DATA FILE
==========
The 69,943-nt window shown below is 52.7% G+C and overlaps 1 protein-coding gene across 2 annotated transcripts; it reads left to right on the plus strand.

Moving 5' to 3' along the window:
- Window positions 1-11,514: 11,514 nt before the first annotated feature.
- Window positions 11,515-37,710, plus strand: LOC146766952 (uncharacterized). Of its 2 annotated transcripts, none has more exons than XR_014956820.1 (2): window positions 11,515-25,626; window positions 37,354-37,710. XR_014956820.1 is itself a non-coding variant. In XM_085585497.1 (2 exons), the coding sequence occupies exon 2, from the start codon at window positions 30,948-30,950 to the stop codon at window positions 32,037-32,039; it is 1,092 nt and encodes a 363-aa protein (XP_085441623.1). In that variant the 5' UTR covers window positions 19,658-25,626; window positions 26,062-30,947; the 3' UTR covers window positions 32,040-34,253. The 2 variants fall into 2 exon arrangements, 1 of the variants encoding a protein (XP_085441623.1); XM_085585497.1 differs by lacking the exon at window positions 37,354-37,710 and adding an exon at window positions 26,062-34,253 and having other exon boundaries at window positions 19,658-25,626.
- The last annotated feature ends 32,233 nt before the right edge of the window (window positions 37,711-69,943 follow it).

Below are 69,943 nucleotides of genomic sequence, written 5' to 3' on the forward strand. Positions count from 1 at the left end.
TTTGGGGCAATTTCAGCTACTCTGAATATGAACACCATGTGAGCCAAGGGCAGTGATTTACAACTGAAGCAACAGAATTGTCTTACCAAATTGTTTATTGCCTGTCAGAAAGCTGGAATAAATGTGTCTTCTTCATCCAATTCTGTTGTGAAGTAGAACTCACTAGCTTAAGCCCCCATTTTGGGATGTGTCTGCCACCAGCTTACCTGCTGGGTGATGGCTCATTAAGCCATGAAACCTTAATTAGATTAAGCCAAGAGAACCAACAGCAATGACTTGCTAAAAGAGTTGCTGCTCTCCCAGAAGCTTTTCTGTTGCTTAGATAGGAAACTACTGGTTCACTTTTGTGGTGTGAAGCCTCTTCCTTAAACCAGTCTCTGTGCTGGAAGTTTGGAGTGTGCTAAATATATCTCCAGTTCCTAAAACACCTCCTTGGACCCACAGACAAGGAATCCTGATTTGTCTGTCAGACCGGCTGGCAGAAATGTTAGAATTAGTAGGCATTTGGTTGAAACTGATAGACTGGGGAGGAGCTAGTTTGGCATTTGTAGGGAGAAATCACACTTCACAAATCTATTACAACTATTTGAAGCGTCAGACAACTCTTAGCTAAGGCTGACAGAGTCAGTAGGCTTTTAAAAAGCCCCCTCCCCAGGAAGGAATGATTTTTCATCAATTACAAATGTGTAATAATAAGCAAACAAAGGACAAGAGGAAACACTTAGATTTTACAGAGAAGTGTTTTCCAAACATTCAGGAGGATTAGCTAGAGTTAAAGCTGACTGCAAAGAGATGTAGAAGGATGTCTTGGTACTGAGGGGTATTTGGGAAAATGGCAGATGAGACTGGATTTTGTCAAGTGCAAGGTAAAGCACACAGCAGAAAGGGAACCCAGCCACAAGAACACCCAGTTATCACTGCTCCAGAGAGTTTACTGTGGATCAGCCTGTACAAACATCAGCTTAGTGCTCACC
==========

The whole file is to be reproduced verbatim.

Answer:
The 69,943-nt window shown below is 52.7% G+C and overlaps 1 protein-coding gene across 2 annotated transcripts; it reads left to right on the plus strand.

Moving 5' to 3' along the window:
- Window positions 1-11,514: 11,514 nt before the first annotated feature.
- Window positions 11,515-37,710, plus strand: LOC146766952 (uncharacterized). Of its 2 annotated transcripts, none has more exons than XR_014956820.1 (2): window positions 11,515-25,626; window positions 37,354-37,710. XR_014956820.1 is itself a non-coding variant. In XM_085585497.1 (2 exons), the coding sequence occupies exon 2, from the start codon at window positions 30,948-30,950 to the stop codon at window positions 32,037-32,039; it is 1,092 nt and encodes a 363-aa protein (XP_085441623.1). In that variant the 5' UTR covers window positions 19,658-25,626; window positions 26,062-30,947; the 3' UTR covers window positions 32,040-34,253. The 2 variants fall into 2 exon arrangements, 1 of the variants encoding a protein (XP_085441623.1); XM_085585497.1 differs by lacking the exon at window positions 37,354-37,710 and adding an exon at window positions 26,062-34,253 and having other exon boundaries at window positions 19,658-25,626.
- The last annotated feature ends 32,233 nt before the right edge of the window (window positions 37,711-69,943 follow it).

Below are 69,943 nucleotides of genomic sequence, written 5' to 3' on the forward strand. Positions count from 1 at the left end.
TTTGGGGCAATTTCAGCTACTCTGAATATGAACACCATGTGAGCCAAGGGCAGTGATTTACAACTGAAGCAACAGAATTGTCTTACCAAATTGTTTATTGCCTGTCAGAAAGCTGGAATAAATGTGTCTTCTTCATCCAATTCTGTTGTGAAGTAGAACTCACTAGCTTAAGCCCCCATTTTGGGATGTGTCTGCCACCAGCTTACCTGCTGGGTGATGGCTCATTAAGCCATGAAACCTTAATTAGATTAAGCCAAGAGAACCAACAGCAATGACTTGCTAAAAGAGTTGCTGCTCTCCCAGAAGCTTTTCTGTTGCTTAGATAGGAAACTACTGGTTCACTTTTGTGGTGTGAAGCCTCTTCCTTAAACCAGTCTCTGTGCTGGAAGTTTGGAGTGTGCTAAATATATCTCCAGTTCCTAAAACACCTCCTTGGACCCACAGACAAGGAATCCTGATTTGTCTGTCAGACCGGCTGGCAGAAATGTTAGAATTAGTAGGCATTTGGTTGAAACTGATAGACTGGGGAGGAGCTAGTTTGGCATTTGTAGGGAGAAATCACACTTCACAAATCTATTACAACTATTTGAAGCGTCAGACAACTCTTAGCTAAGGCTGACAGAGTCAGTAGGCTTTTAAAAAGCCCCCTCCCCAGGAAGGAATGATTTTTCATCAATTACAAATGTGTAATAATAAGCAAACAAAGGACAAGAGGAAACACTTAGATTTTACAGAGAAGTGTTTTCCAAACATTCAGGAGGATTAGCTAGAGTTAAAGCTGACTGCAAAGAGATGTAGAAGGATGTCTTGGTACTGAGGGGTATTTGGGAAAATGGCAGATGAGACTGGATTTTGTCAAGTGCAAGGTAAAGCACACAGCAGAAAGGGAACCCAGCCACAAGAACACCCAGTTATCACTGCTCCAGAGAGTTTACTGTGGATCAGCCTGTACAAACATCAGCTTAGTGCTCACC